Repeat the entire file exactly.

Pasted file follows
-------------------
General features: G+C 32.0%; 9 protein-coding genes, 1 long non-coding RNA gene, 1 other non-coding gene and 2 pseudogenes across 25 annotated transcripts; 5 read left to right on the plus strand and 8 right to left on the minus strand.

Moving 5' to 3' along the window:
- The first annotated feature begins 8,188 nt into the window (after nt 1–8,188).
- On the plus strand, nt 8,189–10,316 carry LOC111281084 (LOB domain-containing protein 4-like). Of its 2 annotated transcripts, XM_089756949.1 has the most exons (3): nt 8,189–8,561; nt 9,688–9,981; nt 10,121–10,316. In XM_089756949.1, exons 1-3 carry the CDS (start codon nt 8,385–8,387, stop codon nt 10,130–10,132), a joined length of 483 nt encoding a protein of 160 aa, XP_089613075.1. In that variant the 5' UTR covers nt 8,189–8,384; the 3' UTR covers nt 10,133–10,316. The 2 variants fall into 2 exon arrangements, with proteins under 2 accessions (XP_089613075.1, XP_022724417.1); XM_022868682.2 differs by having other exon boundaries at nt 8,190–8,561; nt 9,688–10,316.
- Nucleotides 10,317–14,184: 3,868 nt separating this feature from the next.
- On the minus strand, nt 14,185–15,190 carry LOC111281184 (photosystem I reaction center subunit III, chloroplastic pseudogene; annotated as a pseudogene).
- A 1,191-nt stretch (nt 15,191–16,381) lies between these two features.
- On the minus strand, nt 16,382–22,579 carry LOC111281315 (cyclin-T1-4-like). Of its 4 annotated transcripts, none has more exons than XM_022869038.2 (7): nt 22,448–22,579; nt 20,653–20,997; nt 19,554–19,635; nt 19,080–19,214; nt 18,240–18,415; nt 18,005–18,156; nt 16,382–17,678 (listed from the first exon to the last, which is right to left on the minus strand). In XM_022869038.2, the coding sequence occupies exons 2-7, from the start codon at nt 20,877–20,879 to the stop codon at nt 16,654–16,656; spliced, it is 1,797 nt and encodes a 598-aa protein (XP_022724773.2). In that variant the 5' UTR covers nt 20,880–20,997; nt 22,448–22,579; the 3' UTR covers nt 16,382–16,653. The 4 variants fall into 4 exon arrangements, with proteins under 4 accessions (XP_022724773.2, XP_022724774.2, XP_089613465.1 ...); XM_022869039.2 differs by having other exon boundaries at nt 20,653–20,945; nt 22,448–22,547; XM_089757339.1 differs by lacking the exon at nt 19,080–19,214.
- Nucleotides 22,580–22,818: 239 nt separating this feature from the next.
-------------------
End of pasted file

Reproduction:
General features: G+C 32.0%; 9 protein-coding genes, 1 long non-coding RNA gene, 1 other non-coding gene and 2 pseudogenes across 25 annotated transcripts; 5 read left to right on the plus strand and 8 right to left on the minus strand.

Moving 5' to 3' along the window:
- The first annotated feature begins 8,188 nt into the window (after nt 1–8,188).
- On the plus strand, nt 8,189–10,316 carry LOC111281084 (LOB domain-containing protein 4-like). Of its 2 annotated transcripts, XM_089756949.1 has the most exons (3): nt 8,189–8,561; nt 9,688–9,981; nt 10,121–10,316. In XM_089756949.1, exons 1-3 carry the CDS (start codon nt 8,385–8,387, stop codon nt 10,130–10,132), a joined length of 483 nt encoding a protein of 160 aa, XP_089613075.1. In that variant the 5' UTR covers nt 8,189–8,384; the 3' UTR covers nt 10,133–10,316. The 2 variants fall into 2 exon arrangements, with proteins under 2 accessions (XP_089613075.1, XP_022724417.1); XM_022868682.2 differs by having other exon boundaries at nt 8,190–8,561; nt 9,688–10,316.
- Nucleotides 10,317–14,184: 3,868 nt separating this feature from the next.
- On the minus strand, nt 14,185–15,190 carry LOC111281184 (photosystem I reaction center subunit III, chloroplastic pseudogene; annotated as a pseudogene).
- A 1,191-nt stretch (nt 15,191–16,381) lies between these two features.
- On the minus strand, nt 16,382–22,579 carry LOC111281315 (cyclin-T1-4-like). Of its 4 annotated transcripts, none has more exons than XM_022869038.2 (7): nt 22,448–22,579; nt 20,653–20,997; nt 19,554–19,635; nt 19,080–19,214; nt 18,240–18,415; nt 18,005–18,156; nt 16,382–17,678 (listed from the first exon to the last, which is right to left on the minus strand). In XM_022869038.2, the coding sequence occupies exons 2-7, from the start codon at nt 20,877–20,879 to the stop codon at nt 16,654–16,656; spliced, it is 1,797 nt and encodes a 598-aa protein (XP_022724773.2). In that variant the 5' UTR covers nt 20,880–20,997; nt 22,448–22,579; the 3' UTR covers nt 16,382–16,653. The 4 variants fall into 4 exon arrangements, with proteins under 4 accessions (XP_022724773.2, XP_022724774.2, XP_089613465.1 ...); XM_022869039.2 differs by having other exon boundaries at nt 20,653–20,945; nt 22,448–22,547; XM_089757339.1 differs by lacking the exon at nt 19,080–19,214.
- Nucleotides 22,580–22,818: 239 nt separating this feature from the next.